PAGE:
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Vauxhall Cresta

Vauxhall Cresta Published: 23rd Nov 2017 - 0 Comments - Be the first, contribute now!

Vauxhall Cresta
Vauxhall Cresta
Vauxhall Cresta
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This Vauxhall offers 50’s Americana at affordable prices. But is the PA as good to drive as it still undoubtably looks?

The fabulous and flamboyant fifties had a style all of their own and no more than on the road where American influences came to the fore. Tail fins and a kaleidoscope of chrome and colours was the name of the game and few played it better than the Vauxhall PA Velox and Cresta. Launched in 1957, a year after Ford’s Mk2 Zephyr/Zodiac range hit the showrooms, these cars typified the rock and roll jukebox age and still do.

In terms of style the sleek new Vauxhall of 60 years ago was sensation and a departure from some pretty sober suited saloons that was associated with Luton. Here was Route 66 for our new motorway age and the PA was deemed so pretty on profile and upmarket that Daimler planned to use the Cresta as the basis of a new modern saloon. As The Queen often drove Vauxhalls (including a PA estate), was this intentional?

On the move

Watch yourself – but it’s not so much mind your step but your kneecaps due to the Vauuxhall’s weird wraparound windscreen where – as on the earlier F Series Victor – unless you become used to it, will always make painful contact with your leg when getting in and out. Happily, once inside it’s a surprisingly pleasant environment in a 50’s sort of way; spartan yet civilised.

Two large bench seats (there was no bucket seat option) provide just enough space to cater for six which at least provides some unofficial lateral support as there’s none when driving solo (handy if you wish to become friendly with a front seat passenger around twisty turns) but as bench seating goes it’s fairly comfortable, even if the PA’s new low roofline notably cuts the headroom compared to the previous upright E-Types. The PA Cresta was considered a big car in its day – now the current Corsa is as substantial, would you believe!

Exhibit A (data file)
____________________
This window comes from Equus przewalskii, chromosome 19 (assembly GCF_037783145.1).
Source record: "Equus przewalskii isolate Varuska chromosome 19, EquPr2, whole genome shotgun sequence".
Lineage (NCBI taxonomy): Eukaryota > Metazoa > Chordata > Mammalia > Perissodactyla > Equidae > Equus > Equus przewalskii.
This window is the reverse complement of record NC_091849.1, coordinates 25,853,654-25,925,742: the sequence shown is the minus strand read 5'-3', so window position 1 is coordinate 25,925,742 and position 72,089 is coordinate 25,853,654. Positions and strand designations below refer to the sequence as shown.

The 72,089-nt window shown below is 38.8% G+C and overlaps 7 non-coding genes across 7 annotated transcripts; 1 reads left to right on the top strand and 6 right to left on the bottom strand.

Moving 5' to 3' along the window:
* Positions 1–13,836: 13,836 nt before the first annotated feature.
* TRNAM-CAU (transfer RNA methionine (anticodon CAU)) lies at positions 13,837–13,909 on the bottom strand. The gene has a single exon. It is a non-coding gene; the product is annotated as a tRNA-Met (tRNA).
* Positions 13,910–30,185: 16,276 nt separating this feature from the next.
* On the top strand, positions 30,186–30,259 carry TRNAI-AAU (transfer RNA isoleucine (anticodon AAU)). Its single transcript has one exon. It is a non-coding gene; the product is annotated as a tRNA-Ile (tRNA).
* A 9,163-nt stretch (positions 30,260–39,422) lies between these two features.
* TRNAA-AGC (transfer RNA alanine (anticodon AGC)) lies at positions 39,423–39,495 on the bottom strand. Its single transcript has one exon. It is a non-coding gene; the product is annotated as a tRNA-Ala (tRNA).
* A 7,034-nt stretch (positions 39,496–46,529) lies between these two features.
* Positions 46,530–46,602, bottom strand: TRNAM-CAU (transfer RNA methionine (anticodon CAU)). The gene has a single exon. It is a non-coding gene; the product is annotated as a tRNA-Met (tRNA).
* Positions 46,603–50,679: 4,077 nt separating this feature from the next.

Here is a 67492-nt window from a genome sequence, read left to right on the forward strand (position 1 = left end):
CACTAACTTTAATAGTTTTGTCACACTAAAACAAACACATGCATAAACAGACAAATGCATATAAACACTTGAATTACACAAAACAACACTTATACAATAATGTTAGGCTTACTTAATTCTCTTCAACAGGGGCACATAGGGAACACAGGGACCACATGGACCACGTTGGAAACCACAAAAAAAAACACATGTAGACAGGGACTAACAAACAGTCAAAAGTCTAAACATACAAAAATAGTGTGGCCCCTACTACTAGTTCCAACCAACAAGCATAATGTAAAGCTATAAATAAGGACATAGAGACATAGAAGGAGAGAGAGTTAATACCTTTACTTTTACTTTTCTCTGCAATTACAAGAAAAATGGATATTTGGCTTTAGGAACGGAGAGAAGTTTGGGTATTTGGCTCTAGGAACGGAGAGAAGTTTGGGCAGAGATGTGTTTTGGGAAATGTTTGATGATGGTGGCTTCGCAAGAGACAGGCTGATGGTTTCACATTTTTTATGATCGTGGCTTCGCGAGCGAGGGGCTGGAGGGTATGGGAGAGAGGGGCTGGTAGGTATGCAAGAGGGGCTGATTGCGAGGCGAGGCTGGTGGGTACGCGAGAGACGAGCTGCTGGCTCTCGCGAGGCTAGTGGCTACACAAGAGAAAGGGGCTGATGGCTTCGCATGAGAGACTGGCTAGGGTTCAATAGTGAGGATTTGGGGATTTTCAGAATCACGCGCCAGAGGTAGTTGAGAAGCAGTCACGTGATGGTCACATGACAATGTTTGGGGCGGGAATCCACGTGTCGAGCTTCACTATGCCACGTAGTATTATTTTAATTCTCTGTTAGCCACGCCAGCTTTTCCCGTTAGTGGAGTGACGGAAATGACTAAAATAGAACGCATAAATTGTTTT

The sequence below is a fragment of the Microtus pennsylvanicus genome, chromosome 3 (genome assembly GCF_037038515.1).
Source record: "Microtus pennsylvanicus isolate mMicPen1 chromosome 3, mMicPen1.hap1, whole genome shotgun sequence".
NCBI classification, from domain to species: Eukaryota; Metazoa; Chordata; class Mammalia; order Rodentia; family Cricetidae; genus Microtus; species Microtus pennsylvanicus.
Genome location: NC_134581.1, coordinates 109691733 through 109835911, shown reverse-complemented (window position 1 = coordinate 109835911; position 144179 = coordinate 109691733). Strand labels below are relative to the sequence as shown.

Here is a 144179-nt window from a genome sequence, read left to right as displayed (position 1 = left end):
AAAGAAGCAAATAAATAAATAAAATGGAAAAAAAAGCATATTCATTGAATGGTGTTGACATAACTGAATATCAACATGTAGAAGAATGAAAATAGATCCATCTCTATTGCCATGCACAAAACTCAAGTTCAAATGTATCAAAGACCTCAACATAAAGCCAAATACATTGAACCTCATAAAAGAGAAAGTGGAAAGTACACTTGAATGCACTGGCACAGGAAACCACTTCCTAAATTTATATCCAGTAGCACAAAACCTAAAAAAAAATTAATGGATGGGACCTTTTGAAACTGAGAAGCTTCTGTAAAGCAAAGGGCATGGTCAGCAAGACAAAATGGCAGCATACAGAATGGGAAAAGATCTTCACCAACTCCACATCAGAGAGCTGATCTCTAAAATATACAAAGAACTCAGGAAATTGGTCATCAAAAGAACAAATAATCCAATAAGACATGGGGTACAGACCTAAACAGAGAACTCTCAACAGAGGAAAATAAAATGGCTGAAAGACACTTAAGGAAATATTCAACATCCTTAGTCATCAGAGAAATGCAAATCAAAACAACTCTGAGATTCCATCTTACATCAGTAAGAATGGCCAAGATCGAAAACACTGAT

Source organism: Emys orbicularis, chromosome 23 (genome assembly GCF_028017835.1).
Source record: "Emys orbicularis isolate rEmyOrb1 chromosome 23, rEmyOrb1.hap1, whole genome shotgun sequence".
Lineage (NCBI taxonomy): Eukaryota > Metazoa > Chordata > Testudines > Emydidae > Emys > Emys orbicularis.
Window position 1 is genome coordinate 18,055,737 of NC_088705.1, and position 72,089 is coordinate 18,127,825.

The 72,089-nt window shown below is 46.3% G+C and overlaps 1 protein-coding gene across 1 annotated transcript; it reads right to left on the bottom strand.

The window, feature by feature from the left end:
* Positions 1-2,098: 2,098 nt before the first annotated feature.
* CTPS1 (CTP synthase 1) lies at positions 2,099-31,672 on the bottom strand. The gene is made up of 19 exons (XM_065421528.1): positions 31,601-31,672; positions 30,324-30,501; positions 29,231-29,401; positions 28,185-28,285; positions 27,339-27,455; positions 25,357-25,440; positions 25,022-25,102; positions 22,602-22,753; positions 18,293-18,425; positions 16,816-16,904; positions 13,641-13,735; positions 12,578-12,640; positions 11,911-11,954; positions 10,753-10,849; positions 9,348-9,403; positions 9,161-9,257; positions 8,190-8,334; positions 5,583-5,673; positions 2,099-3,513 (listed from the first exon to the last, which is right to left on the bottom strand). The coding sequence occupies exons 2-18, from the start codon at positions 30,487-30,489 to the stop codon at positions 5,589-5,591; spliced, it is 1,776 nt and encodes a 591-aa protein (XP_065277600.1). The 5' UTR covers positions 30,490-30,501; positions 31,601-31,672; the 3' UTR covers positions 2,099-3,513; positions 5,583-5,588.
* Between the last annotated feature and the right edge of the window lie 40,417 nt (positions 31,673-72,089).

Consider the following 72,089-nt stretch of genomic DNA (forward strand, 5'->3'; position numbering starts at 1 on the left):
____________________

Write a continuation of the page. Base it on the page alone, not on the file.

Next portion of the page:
All the controls are reachable and the column gearchange feels pretty precise (if the linkages are ok). In common with its rivals, only three ratios are provided but the big six’s sizable torque spread (a war-time Chevrolet design that also powered some Bedford lorries) makes up for that, more so in the later, lustier 94bhp 2.6-litre that was initially 2262cc. This engine eventually evolved into a 123bhp 3.3-litre for later Crestas and Ventoras right up to 1976. Common to all are vigorous top gear pull encouraging the driver to lazily chug along although this muscular performance that Vauxhalls were then famed for is also, in part, due to low gearing that has the ‘six’ fairly bustling at 80mph, some way short of the claimed 95 top whack of the 2.6. Overdrive was available to counteract this and well worth having as it links to the middle ratio too and so effectively gives a five-speed ’box. That second gear comes into its own in other ways as it you can start off from rest and go all the way to almost 60 making it like a semi auto.

There was also an American automatic called Hydramatic. It’s a three speed design and preferable to the two-speed Powerglide system used on 1960s Vauxhalls that was more tailored to V8s.

Big 50’s saloons are all about cruising and the PA is no exception. Driven hard and the big six sounds strained but treated more gently it’s smooth, quiet and responsive although as juicy as a Jag.

 

Round the corners

Motor magazine noted on the 2.6 Cresta “… a certain degree of liveliness at the rear” existed and this Vauxhall was never intended to be cornered like with gusto. Yet driven within the limitations and, accepting the rolly-poly handling, it’s entirely satisfactory and, indeed, the steering (if in good order) feels quite direct and precise meaning it’s not hard to keep the Vauxhall stable at motorway speeds – unlike some rivals – while the ride, while soft, is not too floaty; again damper and spring condition are the dictating factors today.

One area where you do need to make allowances is in the braking department as the majority of models are drum braked and a servo was extra. Pedal pressures are high, unlike retardation forces, so bear this in mind, although road tests at the time reckoned Vauxhalls fared better than most. You can always fit the later disc set up or simply better linings (try Mintex’s Classic range) if you want more stopping power; again driven within the PA’s design they are more than adequate and overall, while no power-steered modern, this Vauxhall is surprisingly light and easy to drive and so not an chore on a long run.

 

Go or no go

True, the PA range is no Jag in style or substance, but they are just right for quiet quaint cruising. They will always turn heads – especially in their lurid duo and triplecoloured paint schemes – at shows and club support is very good, as are general servicing parts. Compared to the Fords of the same period they are more exclusive and yet cheaper with good ones available for around £7000. Music to one’s ears…

 

Quick spin

Performance: More lust than sheer speed but adequate

Cruising: Hums quite nicely at 70mph all day long

Handling: Typical 50’s mush and slop so always take into account

Brakes: Front discs didn’t arrive until 1960s so take some care here!

Ease of use: Room for six and not that tiring to pilot; many spare supplies are patchy



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